Let’s talk about a Christian marriage, and even though I am at risk of sounding very mushy (which I hate) let’s talk about what marriage looks like to a young couple with young children.
I was listening to Focus on the Family the other day when a couple, who makes their living counseling other couples, explained that they make sure to have a date night every week.
As they were describing their date nights, I assumed they managed one once a month, maybe twice a month. It never occurred to me for a minute that with five kids, this couple managed a date night every week.
They explained how grateful they were for establishing this essential time together, and because of it, their marriage has flourished. Well… how wonderful for them!
My husband and I attempt one date a month, but usually manage to accomplish one every three months.
As I reflected on our failure to make it out the door once in a while, just the two of us, I thought of all the reasons this isn’t plausible. I have been pregnant for half of our five year marriage, which means we have had a newborn every year and a half. Since I stay home with our kids, I am never in a hurry to hire a babysitter and leave my infant to cry and resist a bottle while my husband and I try to enjoy a movie, all the while thinking about how our infant is doing.
The stability of our marriage has never been in question, nor has my husband’s infinite loyalty to me and our family. Connecting with him simply looks different than it did before children.
Sometimes it is in the grin he shoots me across the supper table while one kid talks like it’s going out of style, the other cries for more bread while he throws veggies at the centerpiece, and the other squirms and squeals in my arms. It is in my husband’s grin that I’m reminded of our immense blessings and the love between us that started it all.
Sometimes it is when he grabs my hand while he reads our kids a bedtime story. I’m sitting on the bottom bunk rocking our littlest and the other two are on his lap, but yet, we manage a brief and unspoken moment together.
Sometimes it is in the evening, after a particularly hectic bedtime routine has finally come to an end, when he chooses to sit next to me on the couch, instead of across the room in his own chair. We are too exhausted to talk, so we just watch Netflix and breathe the same air.
Sometimes he surprises me with a bottle of Dr. Pepper, reminding me that he thinks of me even when he is busy at work.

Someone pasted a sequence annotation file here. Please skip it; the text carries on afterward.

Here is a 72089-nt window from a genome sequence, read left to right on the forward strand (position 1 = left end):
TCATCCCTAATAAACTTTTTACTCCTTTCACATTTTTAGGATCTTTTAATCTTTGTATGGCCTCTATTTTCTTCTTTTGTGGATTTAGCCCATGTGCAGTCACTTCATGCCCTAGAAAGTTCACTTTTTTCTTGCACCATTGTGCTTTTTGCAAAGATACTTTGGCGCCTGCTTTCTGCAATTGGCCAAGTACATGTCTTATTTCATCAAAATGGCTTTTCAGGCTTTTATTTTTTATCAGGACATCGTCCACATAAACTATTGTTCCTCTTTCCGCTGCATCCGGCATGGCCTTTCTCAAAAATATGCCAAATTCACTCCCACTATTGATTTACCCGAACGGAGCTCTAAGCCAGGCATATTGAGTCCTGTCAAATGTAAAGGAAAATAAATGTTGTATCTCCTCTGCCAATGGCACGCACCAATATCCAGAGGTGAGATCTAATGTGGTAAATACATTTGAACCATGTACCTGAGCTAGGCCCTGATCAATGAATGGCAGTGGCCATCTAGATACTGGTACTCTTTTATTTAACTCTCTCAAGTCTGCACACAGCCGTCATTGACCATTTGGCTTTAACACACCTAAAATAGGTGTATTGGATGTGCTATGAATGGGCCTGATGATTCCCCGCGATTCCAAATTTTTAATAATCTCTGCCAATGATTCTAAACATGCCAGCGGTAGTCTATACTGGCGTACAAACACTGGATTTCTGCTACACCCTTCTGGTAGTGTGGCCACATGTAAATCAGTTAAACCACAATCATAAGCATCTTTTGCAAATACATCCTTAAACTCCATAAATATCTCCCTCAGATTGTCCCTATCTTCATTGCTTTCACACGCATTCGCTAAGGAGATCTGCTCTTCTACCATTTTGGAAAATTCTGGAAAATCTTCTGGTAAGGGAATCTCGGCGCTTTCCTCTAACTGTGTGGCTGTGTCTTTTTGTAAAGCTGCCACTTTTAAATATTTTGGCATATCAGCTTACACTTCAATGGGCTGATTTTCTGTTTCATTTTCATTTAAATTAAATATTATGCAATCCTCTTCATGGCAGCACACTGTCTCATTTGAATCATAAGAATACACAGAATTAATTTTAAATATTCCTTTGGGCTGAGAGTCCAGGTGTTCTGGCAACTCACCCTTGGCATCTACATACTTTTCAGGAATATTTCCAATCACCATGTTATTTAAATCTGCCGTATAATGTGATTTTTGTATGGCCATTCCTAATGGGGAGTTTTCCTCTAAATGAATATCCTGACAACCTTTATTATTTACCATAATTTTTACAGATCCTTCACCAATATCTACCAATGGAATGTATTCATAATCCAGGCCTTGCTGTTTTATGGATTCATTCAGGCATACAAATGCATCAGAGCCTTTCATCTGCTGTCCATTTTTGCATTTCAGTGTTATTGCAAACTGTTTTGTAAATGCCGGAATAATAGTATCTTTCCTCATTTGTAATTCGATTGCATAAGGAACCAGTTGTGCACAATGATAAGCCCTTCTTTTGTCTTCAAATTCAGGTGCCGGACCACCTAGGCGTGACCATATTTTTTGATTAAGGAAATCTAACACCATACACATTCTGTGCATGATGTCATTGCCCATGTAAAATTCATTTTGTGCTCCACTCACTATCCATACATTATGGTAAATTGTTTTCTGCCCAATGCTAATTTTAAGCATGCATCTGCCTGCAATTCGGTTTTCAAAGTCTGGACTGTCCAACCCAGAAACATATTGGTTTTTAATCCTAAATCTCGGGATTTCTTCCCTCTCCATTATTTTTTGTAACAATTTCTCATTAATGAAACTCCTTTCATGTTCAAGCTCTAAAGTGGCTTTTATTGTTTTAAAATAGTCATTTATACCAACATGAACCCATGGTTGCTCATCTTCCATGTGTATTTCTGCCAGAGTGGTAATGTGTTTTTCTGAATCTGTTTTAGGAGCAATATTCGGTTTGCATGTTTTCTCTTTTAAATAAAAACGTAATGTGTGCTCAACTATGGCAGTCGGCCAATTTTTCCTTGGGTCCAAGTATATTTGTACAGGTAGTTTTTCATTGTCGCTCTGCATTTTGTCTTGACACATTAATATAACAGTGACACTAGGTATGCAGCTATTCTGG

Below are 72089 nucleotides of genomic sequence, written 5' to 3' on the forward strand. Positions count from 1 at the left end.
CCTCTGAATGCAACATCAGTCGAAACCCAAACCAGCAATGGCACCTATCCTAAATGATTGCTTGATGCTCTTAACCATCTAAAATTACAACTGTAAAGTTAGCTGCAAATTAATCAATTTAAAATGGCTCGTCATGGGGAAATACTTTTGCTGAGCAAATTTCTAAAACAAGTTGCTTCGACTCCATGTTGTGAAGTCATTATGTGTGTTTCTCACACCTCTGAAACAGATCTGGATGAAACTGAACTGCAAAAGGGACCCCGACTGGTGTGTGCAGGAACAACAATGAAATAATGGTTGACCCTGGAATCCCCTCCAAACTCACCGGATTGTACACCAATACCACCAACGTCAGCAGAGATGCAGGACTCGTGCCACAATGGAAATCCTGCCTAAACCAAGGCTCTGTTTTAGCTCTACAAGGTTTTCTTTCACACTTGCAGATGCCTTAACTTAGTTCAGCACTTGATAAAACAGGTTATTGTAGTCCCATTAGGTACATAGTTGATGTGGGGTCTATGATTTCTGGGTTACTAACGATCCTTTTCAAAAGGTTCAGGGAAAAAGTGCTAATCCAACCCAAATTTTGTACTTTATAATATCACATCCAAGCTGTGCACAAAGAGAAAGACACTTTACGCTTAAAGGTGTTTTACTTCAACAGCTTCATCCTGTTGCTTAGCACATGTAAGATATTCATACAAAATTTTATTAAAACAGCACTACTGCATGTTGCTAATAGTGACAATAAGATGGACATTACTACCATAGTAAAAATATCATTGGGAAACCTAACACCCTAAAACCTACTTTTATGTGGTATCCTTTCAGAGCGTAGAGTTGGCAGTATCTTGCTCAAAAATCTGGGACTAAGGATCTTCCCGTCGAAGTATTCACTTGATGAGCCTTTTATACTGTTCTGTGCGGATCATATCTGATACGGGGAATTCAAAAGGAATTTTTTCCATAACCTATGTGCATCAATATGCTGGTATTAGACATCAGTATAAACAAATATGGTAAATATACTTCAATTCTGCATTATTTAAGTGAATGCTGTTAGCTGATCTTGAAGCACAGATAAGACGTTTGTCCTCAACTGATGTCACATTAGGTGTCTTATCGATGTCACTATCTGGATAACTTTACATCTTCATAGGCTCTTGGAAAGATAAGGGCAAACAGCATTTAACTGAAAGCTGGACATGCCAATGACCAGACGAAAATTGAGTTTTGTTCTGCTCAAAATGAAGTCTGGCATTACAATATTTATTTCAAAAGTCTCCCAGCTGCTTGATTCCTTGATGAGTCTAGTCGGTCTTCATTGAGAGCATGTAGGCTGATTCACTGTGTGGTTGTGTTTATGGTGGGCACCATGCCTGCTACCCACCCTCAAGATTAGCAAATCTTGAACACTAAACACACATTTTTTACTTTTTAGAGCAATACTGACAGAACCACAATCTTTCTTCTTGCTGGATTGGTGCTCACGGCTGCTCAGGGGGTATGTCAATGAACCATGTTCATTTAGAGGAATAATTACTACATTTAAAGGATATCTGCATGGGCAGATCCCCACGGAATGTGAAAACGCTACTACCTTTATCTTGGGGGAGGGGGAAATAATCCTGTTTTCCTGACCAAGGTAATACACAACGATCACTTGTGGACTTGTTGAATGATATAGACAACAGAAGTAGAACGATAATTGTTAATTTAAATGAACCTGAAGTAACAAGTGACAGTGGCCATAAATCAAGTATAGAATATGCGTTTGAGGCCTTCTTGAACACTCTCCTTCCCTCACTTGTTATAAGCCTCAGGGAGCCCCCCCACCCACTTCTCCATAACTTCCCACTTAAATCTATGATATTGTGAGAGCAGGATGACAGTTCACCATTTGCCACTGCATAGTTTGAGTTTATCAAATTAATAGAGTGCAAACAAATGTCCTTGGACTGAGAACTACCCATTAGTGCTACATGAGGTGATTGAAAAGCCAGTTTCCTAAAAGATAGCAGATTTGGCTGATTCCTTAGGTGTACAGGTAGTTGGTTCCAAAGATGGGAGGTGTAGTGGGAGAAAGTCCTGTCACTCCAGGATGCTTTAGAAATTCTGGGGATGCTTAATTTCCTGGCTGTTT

Sometimes I climb into my suburban, running out of daylight to make it to the grocery store, and I notice that he has filled it up with gas, eliminating at least one line on my to-do list.
Sometimes I watch across the dinner table, the kids having been excused long ago with untouched food, as my husband takes another forkful of what I know is a meal falling short of flavor or anything redeeming at all. Yet, he eats it, without complaint, thanking me for taking the time to put food on the table.
Sometimes he stays up late completing one of my many Pinterest projects in the garage. I know he has no desire to have it done and hanging on our wall, but he knows it is important to me.
Sometimes, after saying goodbye to each of our kids, he forgets to kiss me goodbye before he rushes out the door to work. A few minutes later, he strides back through the door, refusing to leave the house without giving me at least a second of his attention.
Sometimes he lets me go spend our money, even though we don’t have enough of it, to get my nails done or buy an outfit I don’t need, just because he knows it makes me feel good to still spend a little money on myself.
Sometimes he listens intently as I weave him in and out of the windy road of my mind and my worries, all the while knowing he won’t be able to help– yet he never fails to listen and remind me, “It will be okay.”
Sometimes he throws in a load of laundry without reminding me I should have had it done days ago.
Sometimes he takes our boys to the basement and burns off endless amounts of their energy because he knows I need some quiet.
Sometimes it is when we clean up the supper table together, just so we can spend some time alone as the kids throw dinosaurs around the living room, unsupervised for a few short minutes.
You see, my husband and I are right in the messiness of this life. We are truly consumed with raising three faithful children and they need our constant and undivided attention. These children are a product of the love between us, and even though this love is sometimes neglected, it is never forgotten.
I don’t mean to imply that our marriage does not need to be a priority, in fact, we are warned in the Bible about the dangers of neglecting our marriage. However, a young couple with many children simply needs to do what they can, and look for the expressions of love where they can. We still strive to have dates and alone time, but when we fail at these things, I will still see him and he will still see me.
Someday he will be all that is left in this life. We will be old and our kids will be gone, but he will still be there. Then maybe, just maybe, we will have the opportunity to finish one of our conversations.